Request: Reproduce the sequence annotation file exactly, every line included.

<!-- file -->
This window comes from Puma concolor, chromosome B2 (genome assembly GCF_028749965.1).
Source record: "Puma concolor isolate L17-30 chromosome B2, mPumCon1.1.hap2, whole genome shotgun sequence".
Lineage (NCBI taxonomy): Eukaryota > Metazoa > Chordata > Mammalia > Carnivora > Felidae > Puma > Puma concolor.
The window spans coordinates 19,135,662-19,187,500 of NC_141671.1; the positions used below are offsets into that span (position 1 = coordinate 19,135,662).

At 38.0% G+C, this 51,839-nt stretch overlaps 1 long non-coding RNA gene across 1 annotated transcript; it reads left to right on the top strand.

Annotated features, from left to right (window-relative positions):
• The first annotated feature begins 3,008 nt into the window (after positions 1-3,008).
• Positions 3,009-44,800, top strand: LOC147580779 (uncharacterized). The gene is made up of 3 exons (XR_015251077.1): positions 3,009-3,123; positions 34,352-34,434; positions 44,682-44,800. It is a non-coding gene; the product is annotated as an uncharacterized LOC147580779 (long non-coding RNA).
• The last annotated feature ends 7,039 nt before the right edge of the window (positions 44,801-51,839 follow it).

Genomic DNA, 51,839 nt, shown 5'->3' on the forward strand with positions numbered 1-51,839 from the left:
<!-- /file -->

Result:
This window comes from Puma concolor, chromosome B2 (genome assembly GCF_028749965.1).
Source record: "Puma concolor isolate L17-30 chromosome B2, mPumCon1.1.hap2, whole genome shotgun sequence".
Lineage (NCBI taxonomy): Eukaryota > Metazoa > Chordata > Mammalia > Carnivora > Felidae > Puma > Puma concolor.
The window spans coordinates 19,135,662-19,187,500 of NC_141671.1; the positions used below are offsets into that span (position 1 = coordinate 19,135,662).

At 38.0% G+C, this 51,839-nt stretch overlaps 1 long non-coding RNA gene across 1 annotated transcript; it reads left to right on the top strand.

Annotated features, from left to right (window-relative positions):
• The first annotated feature begins 3,008 nt into the window (after positions 1-3,008).
• Positions 3,009-44,800, top strand: LOC147580779 (uncharacterized). The gene is made up of 3 exons (XR_015251077.1): positions 3,009-3,123; positions 34,352-34,434; positions 44,682-44,800. It is a non-coding gene; the product is annotated as an uncharacterized LOC147580779 (long non-coding RNA).
• The last annotated feature ends 7,039 nt before the right edge of the window (positions 44,801-51,839 follow it).

Genomic DNA, 51,839 nt, shown 5'->3' on the forward strand with positions numbered 1-51,839 from the left: